While I was travelling in Russia in 1994, I met a group of Internet providers (Relcom). We found the graphic interface Mosaic while sitting in a basement in Moscow. It was great to be introduced to all this in Moscow. I knew about e-mail, using it a little bit, but didn't have an account of my own at that time. When I was in Russia, working on the symposium for the exhibition for the Soros Center, I had lots of time to talk to artists, who were really looking towards Internet as a solution to communication. Alla Mitrofanova was there frequently, and she had been to London and was talking about the Cybercafe she had visited there, and we would all sit around that very cold winter discussing this stuff. I always connect my introduction to Internet to that experience in Russia.
C.S.: Oh wow, that's very unusual for an American!
K.R.H.: Yeah, and then soon afterwards, when the Russians came to Linz, where I organized a screening in the Landesmuseum of videos from the east and west that use political content. It was interesting to me to show the Americans and Russians side by side. Marty Lucas represented Paper Tiger TV, and Tatjana Tedenko, a producer for Russian State TV, came and showed work by artists which was dealing with political issues - which she showed on Russian TV. We were all sitting around and having dinner, and Tatjana told us how wonderful Siberia was. Eva was there, and we said, it must be the worst place in the world... just terrible. So we came up with going to Siberia together. It was started as just to go there as a holiday with Tatjana, and check it out. And also from the same dinner came the project Checkpoint 95, which was done at the ars electronica by Stadtwerkstatt Linz. It was a project where the Russians and the Americans met on the bridge - to celebrate the 50th anniversary of the end of the occupation of Linz (on the Urfahr side of the Danube) and the Americans (on the center city side). The Stadtwerkstatt TV created a big, city wide spectacle project. But it came out of a dinner meeting with Marty and Tatjana.
C.S.: So that was obviously a very productive dinner.
K.R.H.: Absolutely. And when Eva and I sat back to reflect, after the Siberian Deal project, and thought what we might do next, we really tried to be analytical, to have a look on what we had done and develop a new project out of those experiences. Maybe being smarter than we had been before, because we always had worked from our spontaneous feelings, as Eva preferred to do as an artist. I was important for her to feel it. So I said, ok, let's see what we've been feeling. What we had liked to do most together was cook. We had done most interesting meetings and discussions with people over dinner. Then, when we talked about Siberian Deal, the most interesting connections we made -- and we both agreed that the most interesting were -- the women. We wanted to go on in this way, and include them more profoundly. Our concept for FACE SETTINGS also involved travel, because we both like to travel, but also bring the groups we met together. It's always a matter of connecting back and forth, and we just tried to make it more physically possible.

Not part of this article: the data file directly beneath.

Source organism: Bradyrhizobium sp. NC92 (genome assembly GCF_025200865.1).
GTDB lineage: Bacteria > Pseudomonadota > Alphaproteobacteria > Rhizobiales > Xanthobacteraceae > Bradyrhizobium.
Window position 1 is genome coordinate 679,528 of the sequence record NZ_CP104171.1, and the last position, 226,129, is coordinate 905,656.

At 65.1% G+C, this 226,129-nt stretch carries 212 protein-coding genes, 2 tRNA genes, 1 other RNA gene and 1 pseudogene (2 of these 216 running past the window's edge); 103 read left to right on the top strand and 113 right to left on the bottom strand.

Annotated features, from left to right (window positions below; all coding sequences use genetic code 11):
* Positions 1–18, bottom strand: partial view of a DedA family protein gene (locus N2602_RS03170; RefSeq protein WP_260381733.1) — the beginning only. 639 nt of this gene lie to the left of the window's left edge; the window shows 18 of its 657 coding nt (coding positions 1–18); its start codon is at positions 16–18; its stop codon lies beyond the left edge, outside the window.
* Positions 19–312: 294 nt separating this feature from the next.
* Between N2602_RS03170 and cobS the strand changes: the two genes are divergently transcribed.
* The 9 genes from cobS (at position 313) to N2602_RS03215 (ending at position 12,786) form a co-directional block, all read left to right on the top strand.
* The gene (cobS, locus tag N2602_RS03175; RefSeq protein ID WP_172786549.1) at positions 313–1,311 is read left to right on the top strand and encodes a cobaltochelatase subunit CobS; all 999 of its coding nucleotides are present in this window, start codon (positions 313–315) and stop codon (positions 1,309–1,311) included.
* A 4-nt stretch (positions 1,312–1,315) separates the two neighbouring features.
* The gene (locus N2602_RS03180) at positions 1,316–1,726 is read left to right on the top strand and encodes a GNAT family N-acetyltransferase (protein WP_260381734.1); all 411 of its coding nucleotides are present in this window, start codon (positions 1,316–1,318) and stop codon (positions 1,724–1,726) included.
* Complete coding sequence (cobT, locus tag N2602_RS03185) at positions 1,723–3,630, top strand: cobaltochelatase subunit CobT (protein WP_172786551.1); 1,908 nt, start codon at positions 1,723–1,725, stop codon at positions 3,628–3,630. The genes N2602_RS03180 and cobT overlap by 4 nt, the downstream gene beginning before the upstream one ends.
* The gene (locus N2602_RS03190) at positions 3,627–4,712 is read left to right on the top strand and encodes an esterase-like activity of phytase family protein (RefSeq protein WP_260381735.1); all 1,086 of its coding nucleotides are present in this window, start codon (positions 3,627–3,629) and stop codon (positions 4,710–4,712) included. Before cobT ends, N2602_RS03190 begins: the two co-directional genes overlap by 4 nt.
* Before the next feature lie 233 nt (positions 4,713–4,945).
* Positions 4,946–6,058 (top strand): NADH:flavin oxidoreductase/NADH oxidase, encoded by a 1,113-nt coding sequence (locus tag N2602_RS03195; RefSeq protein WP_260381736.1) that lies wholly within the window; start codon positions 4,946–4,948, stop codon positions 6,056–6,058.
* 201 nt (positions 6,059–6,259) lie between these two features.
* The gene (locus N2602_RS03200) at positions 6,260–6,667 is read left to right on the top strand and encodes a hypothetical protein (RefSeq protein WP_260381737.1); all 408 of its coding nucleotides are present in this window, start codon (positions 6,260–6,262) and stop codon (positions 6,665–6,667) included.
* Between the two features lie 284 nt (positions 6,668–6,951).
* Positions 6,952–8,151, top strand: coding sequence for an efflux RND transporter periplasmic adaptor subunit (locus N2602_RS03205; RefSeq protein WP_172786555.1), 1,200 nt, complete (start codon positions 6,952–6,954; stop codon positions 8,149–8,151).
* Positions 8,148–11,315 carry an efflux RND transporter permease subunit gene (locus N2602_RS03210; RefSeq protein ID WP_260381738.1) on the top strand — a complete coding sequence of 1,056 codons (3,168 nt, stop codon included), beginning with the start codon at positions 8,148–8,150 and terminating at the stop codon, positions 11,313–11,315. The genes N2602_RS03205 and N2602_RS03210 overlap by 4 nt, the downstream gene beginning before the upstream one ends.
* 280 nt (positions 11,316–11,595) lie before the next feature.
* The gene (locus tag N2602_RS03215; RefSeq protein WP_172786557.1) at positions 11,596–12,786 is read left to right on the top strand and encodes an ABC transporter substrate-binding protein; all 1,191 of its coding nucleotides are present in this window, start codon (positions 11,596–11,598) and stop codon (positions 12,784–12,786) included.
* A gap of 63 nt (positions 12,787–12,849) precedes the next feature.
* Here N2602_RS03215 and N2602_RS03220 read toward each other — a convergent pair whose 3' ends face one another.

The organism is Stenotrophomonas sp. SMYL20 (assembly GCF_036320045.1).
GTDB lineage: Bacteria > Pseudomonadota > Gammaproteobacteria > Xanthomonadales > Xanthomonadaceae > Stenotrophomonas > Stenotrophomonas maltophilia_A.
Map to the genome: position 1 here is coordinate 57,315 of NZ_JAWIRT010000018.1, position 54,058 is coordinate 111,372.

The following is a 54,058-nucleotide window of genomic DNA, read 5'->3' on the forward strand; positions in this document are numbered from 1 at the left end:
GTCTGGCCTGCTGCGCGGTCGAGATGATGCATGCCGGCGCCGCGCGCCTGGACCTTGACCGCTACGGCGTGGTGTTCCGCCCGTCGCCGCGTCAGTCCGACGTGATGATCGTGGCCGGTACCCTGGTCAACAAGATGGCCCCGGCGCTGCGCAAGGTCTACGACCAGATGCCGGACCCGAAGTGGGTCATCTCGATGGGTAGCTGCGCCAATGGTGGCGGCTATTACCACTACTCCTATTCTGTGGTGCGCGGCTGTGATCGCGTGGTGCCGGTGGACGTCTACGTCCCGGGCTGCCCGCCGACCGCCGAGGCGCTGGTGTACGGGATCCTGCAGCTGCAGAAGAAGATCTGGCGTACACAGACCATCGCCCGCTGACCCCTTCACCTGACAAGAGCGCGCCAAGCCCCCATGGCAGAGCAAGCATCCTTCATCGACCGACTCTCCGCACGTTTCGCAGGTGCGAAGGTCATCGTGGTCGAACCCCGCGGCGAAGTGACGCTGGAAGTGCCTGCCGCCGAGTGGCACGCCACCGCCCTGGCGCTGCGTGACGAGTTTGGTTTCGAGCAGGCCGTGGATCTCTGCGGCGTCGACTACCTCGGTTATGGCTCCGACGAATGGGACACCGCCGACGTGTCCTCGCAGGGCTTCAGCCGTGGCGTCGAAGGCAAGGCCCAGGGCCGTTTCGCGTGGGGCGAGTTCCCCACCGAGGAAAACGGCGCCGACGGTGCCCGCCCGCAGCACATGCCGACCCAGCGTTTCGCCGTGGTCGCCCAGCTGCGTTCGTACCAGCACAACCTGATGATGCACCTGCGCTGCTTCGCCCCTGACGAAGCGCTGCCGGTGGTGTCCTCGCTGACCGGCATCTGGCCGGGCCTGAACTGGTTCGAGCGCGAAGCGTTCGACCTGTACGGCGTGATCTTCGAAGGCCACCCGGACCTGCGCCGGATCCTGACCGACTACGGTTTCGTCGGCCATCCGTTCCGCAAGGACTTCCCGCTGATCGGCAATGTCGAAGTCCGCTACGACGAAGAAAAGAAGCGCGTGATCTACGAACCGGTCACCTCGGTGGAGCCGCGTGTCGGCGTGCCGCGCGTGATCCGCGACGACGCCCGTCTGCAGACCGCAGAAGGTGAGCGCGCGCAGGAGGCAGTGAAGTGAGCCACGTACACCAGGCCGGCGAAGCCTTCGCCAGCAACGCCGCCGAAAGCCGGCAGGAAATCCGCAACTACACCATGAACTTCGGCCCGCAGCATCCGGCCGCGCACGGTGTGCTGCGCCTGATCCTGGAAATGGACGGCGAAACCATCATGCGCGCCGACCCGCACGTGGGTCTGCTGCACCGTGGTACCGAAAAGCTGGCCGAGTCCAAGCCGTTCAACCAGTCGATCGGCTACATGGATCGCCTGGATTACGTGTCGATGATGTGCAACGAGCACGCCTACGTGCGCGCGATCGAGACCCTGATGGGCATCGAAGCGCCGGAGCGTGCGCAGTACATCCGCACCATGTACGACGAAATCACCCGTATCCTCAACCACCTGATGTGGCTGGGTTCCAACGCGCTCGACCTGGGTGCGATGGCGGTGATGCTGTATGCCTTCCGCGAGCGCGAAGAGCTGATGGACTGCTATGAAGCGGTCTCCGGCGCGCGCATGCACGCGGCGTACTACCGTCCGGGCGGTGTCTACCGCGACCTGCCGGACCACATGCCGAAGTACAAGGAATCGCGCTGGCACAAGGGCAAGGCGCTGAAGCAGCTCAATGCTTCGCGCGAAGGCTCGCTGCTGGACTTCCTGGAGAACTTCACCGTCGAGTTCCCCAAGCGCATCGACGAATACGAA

C.S.: So you made a concept, gave it a name, made a logo and a website and started to organize events.
K.R.H.: First thing we did with FACE SETTINGS was to meet with a number of women, all from different countries, at the D.E.A.F.(Festival) in Rotterdam in 1996. All this has been paid from our own pockets. We only had a small research grant from Austria, which allowed us to visit California and for Eva to meet some of the early California feminist artists.
Eva Ursprung asked us to come and do the project in Graz, when she met us in Linz. We liked this invitation, because it was always in the plan to bring the five groups of women together in a real meeting. It was first for us to go there, then connecting via internet and finally -- when they all knew each other -- to bring the women together in a real meeting and see what they wanted to do. It was important that it grew like this. The plan is for a meeting during the summer 1998 in Graz at the Forum Stadtpark. It has been a real problem to raise the money, but there is enough now. Basically, we cannot do anything more with the project, except keep up the website and look forward to meeting everyone in Graz. That's it and the project will be finished this year. We are not very good in making money. We ran around and presented it well, there was a lot of response, but....
C.S.: So you won't go on with FACE SETTINGS and the meeting in Graz will be like the final meeting?
K.R.H.: Yes. I mean that is ok with us, it was not intended to be indefinate or without closure. If the girls want to carry on themselves in some way, they can do this.